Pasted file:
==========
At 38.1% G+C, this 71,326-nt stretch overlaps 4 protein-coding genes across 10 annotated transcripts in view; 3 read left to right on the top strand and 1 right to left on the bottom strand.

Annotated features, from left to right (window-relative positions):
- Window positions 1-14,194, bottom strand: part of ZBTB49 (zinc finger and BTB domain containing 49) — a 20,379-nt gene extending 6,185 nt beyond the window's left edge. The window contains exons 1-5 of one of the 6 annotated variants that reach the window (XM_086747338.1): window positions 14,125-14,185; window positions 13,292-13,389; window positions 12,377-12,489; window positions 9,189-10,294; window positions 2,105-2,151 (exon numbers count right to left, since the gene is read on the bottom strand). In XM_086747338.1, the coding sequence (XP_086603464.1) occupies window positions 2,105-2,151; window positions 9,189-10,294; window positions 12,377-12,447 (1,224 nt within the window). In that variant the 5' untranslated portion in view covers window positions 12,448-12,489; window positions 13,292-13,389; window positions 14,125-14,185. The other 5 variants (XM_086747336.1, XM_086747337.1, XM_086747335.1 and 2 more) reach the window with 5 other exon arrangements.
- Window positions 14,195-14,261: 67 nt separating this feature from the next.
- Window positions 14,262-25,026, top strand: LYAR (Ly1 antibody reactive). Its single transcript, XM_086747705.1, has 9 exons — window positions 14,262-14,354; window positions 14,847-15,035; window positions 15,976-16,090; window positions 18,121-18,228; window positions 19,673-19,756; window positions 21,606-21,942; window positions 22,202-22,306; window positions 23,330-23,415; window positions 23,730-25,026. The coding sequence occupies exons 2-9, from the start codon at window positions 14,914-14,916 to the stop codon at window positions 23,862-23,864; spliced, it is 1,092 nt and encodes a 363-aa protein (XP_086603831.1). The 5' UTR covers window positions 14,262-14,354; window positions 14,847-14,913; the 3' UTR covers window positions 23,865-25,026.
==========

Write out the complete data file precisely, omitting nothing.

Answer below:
At 38.1% G+C, this 71,326-nt stretch overlaps 4 protein-coding genes across 10 annotated transcripts in view; 3 read left to right on the top strand and 1 right to left on the bottom strand.

Annotated features, from left to right (window-relative positions):
- Window positions 1-14,194, bottom strand: part of ZBTB49 (zinc finger and BTB domain containing 49) — a 20,379-nt gene extending 6,185 nt beyond the window's left edge. The window contains exons 1-5 of one of the 6 annotated variants that reach the window (XM_086747338.1): window positions 14,125-14,185; window positions 13,292-13,389; window positions 12,377-12,489; window positions 9,189-10,294; window positions 2,105-2,151 (exon numbers count right to left, since the gene is read on the bottom strand). In XM_086747338.1, the coding sequence (XP_086603464.1) occupies window positions 2,105-2,151; window positions 9,189-10,294; window positions 12,377-12,447 (1,224 nt within the window). In that variant the 5' untranslated portion in view covers window positions 12,448-12,489; window positions 13,292-13,389; window positions 14,125-14,185. The other 5 variants (XM_086747336.1, XM_086747337.1, XM_086747335.1 and 2 more) reach the window with 5 other exon arrangements.
- Window positions 14,195-14,261: 67 nt separating this feature from the next.
- Window positions 14,262-25,026, top strand: LYAR (Ly1 antibody reactive). Its single transcript, XM_086747705.1, has 9 exons — window positions 14,262-14,354; window positions 14,847-15,035; window positions 15,976-16,090; window positions 18,121-18,228; window positions 19,673-19,756; window positions 21,606-21,942; window positions 22,202-22,306; window positions 23,330-23,415; window positions 23,730-25,026. The coding sequence occupies exons 2-9, from the start codon at window positions 14,914-14,916 to the stop codon at window positions 23,862-23,864; spliced, it is 1,092 nt and encodes a 363-aa protein (XP_086603831.1). The 5' UTR covers window positions 14,262-14,354; window positions 14,847-14,913; the 3' UTR covers window positions 23,865-25,026.